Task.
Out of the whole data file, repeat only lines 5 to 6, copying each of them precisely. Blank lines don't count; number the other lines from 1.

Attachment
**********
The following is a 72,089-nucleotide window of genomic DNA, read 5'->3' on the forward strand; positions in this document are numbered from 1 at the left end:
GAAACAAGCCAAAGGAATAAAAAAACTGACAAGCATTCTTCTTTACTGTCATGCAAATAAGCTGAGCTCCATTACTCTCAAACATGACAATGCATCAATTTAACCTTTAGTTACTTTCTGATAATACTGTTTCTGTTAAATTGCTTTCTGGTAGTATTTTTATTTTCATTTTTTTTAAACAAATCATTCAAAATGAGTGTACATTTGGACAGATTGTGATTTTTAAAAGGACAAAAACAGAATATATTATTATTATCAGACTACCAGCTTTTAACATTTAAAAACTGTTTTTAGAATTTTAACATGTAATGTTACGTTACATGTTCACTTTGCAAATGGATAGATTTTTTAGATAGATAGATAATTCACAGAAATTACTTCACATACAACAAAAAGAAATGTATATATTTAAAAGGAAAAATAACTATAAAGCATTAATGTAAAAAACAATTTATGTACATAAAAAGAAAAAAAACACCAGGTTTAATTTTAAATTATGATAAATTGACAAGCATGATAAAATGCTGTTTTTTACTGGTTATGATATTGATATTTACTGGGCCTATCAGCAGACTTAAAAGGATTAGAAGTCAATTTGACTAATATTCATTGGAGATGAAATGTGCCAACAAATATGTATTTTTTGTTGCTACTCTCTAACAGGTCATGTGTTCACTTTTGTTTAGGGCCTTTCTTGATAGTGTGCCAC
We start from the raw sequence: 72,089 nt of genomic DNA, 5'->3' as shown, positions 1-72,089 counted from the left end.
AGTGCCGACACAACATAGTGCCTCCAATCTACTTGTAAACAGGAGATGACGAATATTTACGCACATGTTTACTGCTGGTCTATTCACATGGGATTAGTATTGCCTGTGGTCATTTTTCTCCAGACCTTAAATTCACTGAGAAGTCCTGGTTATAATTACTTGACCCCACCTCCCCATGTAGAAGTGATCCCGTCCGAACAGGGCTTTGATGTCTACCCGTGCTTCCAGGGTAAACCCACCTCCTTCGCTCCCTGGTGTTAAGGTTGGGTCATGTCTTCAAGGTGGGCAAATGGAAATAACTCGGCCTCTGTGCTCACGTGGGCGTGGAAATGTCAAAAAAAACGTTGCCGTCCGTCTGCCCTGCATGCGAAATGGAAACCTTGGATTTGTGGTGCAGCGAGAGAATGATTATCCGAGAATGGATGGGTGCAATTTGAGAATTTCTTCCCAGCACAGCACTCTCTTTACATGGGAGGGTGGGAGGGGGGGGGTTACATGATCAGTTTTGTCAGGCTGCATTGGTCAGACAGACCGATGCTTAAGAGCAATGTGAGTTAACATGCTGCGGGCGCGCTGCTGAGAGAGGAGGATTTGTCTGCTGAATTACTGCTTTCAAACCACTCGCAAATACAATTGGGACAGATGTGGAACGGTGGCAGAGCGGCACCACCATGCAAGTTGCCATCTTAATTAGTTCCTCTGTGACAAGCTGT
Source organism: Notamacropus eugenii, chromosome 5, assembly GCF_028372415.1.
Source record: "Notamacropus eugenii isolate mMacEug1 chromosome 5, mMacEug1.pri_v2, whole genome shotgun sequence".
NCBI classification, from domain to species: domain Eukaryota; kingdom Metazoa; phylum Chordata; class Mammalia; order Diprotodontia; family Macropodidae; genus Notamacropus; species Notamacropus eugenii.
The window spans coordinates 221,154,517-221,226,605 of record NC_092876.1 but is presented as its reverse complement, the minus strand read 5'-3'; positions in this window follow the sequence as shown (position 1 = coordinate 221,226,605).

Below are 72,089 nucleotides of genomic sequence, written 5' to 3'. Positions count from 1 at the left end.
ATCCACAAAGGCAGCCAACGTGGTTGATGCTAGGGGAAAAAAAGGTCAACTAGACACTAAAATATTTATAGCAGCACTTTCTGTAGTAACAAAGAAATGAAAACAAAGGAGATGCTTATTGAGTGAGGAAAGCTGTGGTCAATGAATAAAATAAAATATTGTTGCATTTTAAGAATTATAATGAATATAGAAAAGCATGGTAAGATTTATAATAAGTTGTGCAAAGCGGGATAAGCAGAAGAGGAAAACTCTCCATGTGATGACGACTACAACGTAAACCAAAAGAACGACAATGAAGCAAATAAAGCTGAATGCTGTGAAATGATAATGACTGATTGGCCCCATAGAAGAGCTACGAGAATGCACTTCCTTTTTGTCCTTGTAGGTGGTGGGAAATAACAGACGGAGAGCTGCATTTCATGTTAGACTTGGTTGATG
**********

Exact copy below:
Source organism: Notamacropus eugenii, chromosome 5, assembly GCF_028372415.1.
Source record: "Notamacropus eugenii isolate mMacEug1 chromosome 5, mMacEug1.pri_v2, whole genome shotgun sequence".